Let us create a PlanetService to expose the sayHello method to clients. We lookup the Planet from its name using the built in findByKey repository operation. In Sculptor model file this looks like this:
      Service PlanetService {
String sayHello(String planetName) throws PlanetNotFoundException;

Entity Planet {
String name key
Long population min="0"
Long diameter min="0" nullable
-Set<@Moon> moons opposite planet

Repository PlanetRepository {

All hand written java code we need to add is for testing and two trivial lines in PlanetServiceImpl:
    public String sayHello(ServiceContext ctx, String planetName)
throws PlanetNotFoundException {

Planet planet = getPlanetRepository().findByKey(planetName);
return planet.greeting();

Tuesday, August 11, 2009

Adding Behaviour

In previous articles we created a simple helloworld application without any hand written code. This article shows how to add some hand written business logic.

Alternative video format (mpg)

The behaviour to implement is that the Planet should be able to construct a greeting message based on its population. Test for this behaviour looks like this:
public class PlanetTest {

public void shouldSayHelloWhenHasPopulation() {
Planet earth = new Planet("Earth");
String message = earth.greeting();
assertEquals("Hello from Earth", message);

public void shouldBeQuietWhenNoPopulation() {
Planet pluto = new Planet("Pluto");
String message = pluto.greeting();
assertEquals("", message);
The video illustrates how to implement this.

As you see nothing special, you add the business logic in Java as usual.

Separation of generated and manually written code is done by a generated base class and manually written subclass, a gap class. It is in the subclass you add methods to implement the behavior of the Domain Object. The subclass is also generated, but only once, it will never be overwritten by the generator.

The gap class is not generated initially. When you need a gap class you specify that in the DSL with gap keyword.

Saturday, August 8, 2009

Testing is Simple

In previous articles we created a simple helloworld application without any tests. This article shows how to do integration testing of services with Sculptor.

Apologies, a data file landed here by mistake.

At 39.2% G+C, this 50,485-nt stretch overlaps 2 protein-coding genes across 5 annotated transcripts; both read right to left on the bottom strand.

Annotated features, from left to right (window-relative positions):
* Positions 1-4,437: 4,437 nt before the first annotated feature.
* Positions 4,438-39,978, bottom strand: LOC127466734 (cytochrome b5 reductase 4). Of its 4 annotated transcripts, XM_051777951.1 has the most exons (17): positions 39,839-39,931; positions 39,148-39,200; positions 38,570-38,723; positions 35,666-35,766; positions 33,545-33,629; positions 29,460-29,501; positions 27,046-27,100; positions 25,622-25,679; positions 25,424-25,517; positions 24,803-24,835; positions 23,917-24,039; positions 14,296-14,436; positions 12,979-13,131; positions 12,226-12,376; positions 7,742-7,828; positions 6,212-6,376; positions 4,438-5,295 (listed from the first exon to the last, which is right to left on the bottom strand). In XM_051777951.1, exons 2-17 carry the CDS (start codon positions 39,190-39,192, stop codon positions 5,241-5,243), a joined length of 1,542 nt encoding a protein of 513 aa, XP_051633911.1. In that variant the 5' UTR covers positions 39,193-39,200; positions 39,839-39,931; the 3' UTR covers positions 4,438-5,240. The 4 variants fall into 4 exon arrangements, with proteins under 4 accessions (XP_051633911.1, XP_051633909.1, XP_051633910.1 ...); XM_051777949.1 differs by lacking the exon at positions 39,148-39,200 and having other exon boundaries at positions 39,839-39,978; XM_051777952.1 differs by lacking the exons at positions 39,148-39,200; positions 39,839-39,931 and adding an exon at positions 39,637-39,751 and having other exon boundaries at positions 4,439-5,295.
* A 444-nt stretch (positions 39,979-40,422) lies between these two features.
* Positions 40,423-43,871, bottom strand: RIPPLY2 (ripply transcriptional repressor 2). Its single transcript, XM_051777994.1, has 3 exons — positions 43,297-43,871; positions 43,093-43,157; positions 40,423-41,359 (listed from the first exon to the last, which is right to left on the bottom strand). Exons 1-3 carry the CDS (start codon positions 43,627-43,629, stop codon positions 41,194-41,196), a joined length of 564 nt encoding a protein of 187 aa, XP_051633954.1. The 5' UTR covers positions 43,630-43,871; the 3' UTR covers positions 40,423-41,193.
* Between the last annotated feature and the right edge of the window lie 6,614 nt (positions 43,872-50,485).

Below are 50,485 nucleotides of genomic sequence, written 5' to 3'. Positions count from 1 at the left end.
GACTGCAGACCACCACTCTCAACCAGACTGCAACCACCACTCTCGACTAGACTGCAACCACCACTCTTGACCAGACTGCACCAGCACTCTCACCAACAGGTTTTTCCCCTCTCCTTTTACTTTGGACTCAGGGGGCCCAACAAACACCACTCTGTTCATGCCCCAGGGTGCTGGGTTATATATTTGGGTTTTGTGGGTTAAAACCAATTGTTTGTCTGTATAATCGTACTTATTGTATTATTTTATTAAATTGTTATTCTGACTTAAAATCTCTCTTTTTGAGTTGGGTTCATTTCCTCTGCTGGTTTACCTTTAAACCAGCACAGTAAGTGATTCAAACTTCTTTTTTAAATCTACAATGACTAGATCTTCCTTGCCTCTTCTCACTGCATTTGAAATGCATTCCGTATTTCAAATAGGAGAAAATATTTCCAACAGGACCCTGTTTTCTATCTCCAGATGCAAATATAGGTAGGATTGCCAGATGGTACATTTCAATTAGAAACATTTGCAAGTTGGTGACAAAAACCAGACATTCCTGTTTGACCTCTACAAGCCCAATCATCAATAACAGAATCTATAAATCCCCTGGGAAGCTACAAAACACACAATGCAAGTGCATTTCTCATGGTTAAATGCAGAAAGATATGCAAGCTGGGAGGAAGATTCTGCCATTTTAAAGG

Alternative video format (mpg)

We turn on generation of junit test and complete the failing tests from previous articles. For each Service there is a generated JUnit test class that we are encouraged to implement. It uses Spring transactional test fixtures and DbUnit.

Spring beans are injected in the test with ordinary @Autowired annotations.

public class PlanetServiceTest extends AbstractDbUnitJpaTests
implements PlanetServiceTestBase {
private PlanetService planetService;

public void setPlanetService(PlanetService planetService) {
this.planetService = planetService;

public void testFindById() throws Exception {
Planet found = planetService.findById(getServiceContext(), 1L);
assertEquals("Earth", found.getName());

public void testFindAll() throws Exception {
List<Planet> found = planetService.findAll(getServiceContext());
assertEquals(2, found.size());

public void testSave() throws Exception {
int countBefore = countRowsInTable("PLANET");
Planet planet = new Planet("Pluto");
planet.setPopulation(0L);, planet);
assertEquals(countBefore + 1, countRowsInTable("PLANET"));

public void testDelete() throws Exception {
int countBefore = countRowsInTable("PLANET");
Planet planet = planetService.findById(getServiceContext(), 2L);
planetService.delete(getServiceContext(), planet);
assertEquals(countBefore - 1, countRowsInTable("PLANET"));

The initial test data is defined in DbUnit xml file. The database is refreshed for each test method.
<?xml version="1.0" encoding="UTF-8"?>

<PLANET ID="1" NAME="Earth" POPULATION="7000000000" VERSION="0"/>

Above tests only covers the normal cases so far and we should of course do more tests for exceptional cases and validation boundaries, such as negative population.

The tests illustrated here are kind of integration tests and you should do ordinary unit tests for domain objects and other classes of importance.